Palestinian exiles and diaspora seek and dream of the return to the land. However, as circumstances make it more and more difficult to speak of immediate return, their discourse assumes the tone of a remote and distant future. Fawaz Turki speaks of “‘`living in the future imperfect.’ Living in future imperfect—when next year, next time, next speech, the wrong will have been righted, when grievances removed, and our cause justified….Godot for whom we waited never arrived.”[xx] What is it like to live waiting for something that you believe may never come or you have already believed will not arrive?
Diaspora/Exile as a Permanent Habitat: Living in the Thresholdas a Permanent Home
As the possibility of physical return to the once upon a time Palestine becomes more and more remote, the literal return shifts to a more symbolic articulation of land, identity, and home. This is not to discount place (geography), but the sense of place expands to embrace something beyond geography, and the meaning of being a Palestinian also expands. Maybe, as Helena Lindholm Schulz puts it in her account of diaspora identities, “we don’t live in places after all,” but “maybe learn to live in lives.”[xxi] Palestine is a practice or a way of living wherever one is located, which is not a negation of the importance of place, but an adaptation in the context of forced displacement.
“After twenty-five years of living in the ghourba, of growing up permanently reminded of my status as an exile, the diaspora for me, for a whole generation of Palestinians, becomes the homeland. Palestine is no longer a mere geographical entity but a state of the mind,”[xxii] says Fawaz Turki. In exile Turki has learned to live in the “threshold” as a “permanent habitat.” Obsession of return means the reconstitution of a Palestinian integrity and the regaining of his place in history.[xxiii]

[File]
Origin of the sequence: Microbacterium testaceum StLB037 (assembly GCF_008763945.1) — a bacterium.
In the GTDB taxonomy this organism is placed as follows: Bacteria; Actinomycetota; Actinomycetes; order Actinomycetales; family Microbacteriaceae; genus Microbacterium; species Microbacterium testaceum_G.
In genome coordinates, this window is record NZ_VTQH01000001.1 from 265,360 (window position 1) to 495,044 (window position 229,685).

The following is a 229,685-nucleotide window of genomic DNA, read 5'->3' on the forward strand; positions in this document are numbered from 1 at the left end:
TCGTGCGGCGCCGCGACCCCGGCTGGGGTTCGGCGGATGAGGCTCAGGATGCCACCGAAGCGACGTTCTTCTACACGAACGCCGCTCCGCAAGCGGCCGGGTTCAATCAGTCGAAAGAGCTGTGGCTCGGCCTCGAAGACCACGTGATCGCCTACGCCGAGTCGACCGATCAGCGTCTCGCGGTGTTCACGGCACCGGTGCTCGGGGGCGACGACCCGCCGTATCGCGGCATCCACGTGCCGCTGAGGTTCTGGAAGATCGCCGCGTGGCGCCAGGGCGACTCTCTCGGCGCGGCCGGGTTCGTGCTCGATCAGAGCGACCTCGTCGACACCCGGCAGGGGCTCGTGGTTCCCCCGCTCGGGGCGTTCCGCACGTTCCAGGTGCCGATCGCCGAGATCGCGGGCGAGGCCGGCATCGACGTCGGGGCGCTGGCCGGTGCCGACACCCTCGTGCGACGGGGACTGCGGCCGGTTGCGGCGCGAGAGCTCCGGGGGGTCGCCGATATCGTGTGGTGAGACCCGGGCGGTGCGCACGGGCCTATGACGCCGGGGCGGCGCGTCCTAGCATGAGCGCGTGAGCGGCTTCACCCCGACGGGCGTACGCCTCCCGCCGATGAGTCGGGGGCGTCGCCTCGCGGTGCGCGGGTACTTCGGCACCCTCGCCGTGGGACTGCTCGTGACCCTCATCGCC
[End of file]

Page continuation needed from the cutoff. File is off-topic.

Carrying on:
Exile/diaspora has become a state of mind for many diaspora Palestinians. Even in the event of the possibility of peace and return, something cannot be undone because exile has become, for Darwīsh, a state of mind that he carries wherever he happens to be. In fact, it has become who he is; diaspora/exile has become his identity. “What will I do? What will I do without exile, and a long night that stares at the water?”[xxiv]
Palestine, for those in the diaspora, is much larger than the land of Palestine even as it is always connected to the land. It stretches far beyond the geographic confines of the land of Palestine. Palestine reaches to every corner of the world were Palestinian diaspora are present and have found a home, that is, where they are thriving and finding their voices, singing their own songs, and dancing their own dances. This home is where they are re-enacting the life of Palestine away from the homeland and engaging in political and religious practices that support the aspirations of the Palestinian people. Here the possibility of a transnational identity is emerging. Members of diaspora form new lives in new settings and the idea of homeland becomes important, but it is not the only source of identity.
Extending Palestine beyond geography to a category of practices wherever one is located (whether in the Occupied Territory or in diaspora) cannot be underestimated if the diaspora are to speak of their survival as a people in the context of a vanishing homeland. As the struggle for homeland continues, so must the struggle to articulate a narrative of the Palestinian people continue if they are to survive and thrive in the face of al-Nakba and its continuing consequences.
Moving Beyond Trauma: A New Identity